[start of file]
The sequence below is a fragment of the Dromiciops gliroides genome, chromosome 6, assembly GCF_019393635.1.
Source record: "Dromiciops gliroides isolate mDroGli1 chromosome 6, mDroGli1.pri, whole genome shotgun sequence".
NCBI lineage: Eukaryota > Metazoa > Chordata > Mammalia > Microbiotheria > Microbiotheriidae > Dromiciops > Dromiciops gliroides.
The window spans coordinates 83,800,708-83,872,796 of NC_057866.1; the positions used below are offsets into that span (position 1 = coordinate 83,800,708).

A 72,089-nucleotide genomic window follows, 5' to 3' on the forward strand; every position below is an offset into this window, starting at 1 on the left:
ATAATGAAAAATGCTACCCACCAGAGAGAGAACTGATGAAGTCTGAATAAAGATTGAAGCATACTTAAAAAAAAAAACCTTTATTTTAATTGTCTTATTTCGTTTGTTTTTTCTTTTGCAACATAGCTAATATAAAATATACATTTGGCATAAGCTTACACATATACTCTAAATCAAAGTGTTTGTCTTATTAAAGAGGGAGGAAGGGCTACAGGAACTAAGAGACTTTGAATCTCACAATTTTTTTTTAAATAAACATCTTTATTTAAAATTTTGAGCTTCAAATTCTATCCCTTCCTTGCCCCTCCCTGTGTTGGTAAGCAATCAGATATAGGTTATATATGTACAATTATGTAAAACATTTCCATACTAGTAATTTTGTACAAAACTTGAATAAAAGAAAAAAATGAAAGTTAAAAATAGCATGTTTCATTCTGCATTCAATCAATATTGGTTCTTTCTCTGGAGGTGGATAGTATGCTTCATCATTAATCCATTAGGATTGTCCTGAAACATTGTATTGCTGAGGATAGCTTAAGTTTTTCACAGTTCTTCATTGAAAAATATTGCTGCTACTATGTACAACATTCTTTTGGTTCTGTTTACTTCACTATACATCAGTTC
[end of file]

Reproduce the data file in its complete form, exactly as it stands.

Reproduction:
The sequence below is a fragment of the Dromiciops gliroides genome, chromosome 6, assembly GCF_019393635.1.
Source record: "Dromiciops gliroides isolate mDroGli1 chromosome 6, mDroGli1.pri, whole genome shotgun sequence".
NCBI lineage: Eukaryota > Metazoa > Chordata > Mammalia > Microbiotheria > Microbiotheriidae > Dromiciops > Dromiciops gliroides.
The window spans coordinates 83,800,708-83,872,796 of NC_057866.1; the positions used below are offsets into that span (position 1 = coordinate 83,800,708).

A 72,089-nucleotide genomic window follows, 5' to 3' on the forward strand; every position below is an offset into this window, starting at 1 on the left:
ATAATGAAAAATGCTACCCACCAGAGAGAGAACTGATGAAGTCTGAATAAAGATTGAAGCATACTTAAAAAAAAAAACCTTTATTTTAATTGTCTTATTTCGTTTGTTTTTTCTTTTGCAACATAGCTAATATAAAATATACATTTGGCATAAGCTTACACATATACTCTAAATCAAAGTGTTTGTCTTATTAAAGAGGGAGGAAGGGCTACAGGAACTAAGAGACTTTGAATCTCACAATTTTTTTTTAAATAAACATCTTTATTTAAAATTTTGAGCTTCAAATTCTATCCCTTCCTTGCCCCTCCCTGTGTTGGTAAGCAATCAGATATAGGTTATATATGTACAATTATGTAAAACATTTCCATACTAGTAATTTTGTACAAAACTTGAATAAAAGAAAAAAATGAAAGTTAAAAATAGCATGTTTCATTCTGCATTCAATCAATATTGGTTCTTTCTCTGGAGGTGGATAGTATGCTTCATCATTAATCCATTAGGATTGTCCTGAAACATTGTATTGCTGAGGATAGCTTAAGTTTTTCACAGTTCTTCATTGAAAAATATTGCTGCTACTATGTACAACATTCTTTTGGTTCTGTTTACTTCACTATACATCAGTTC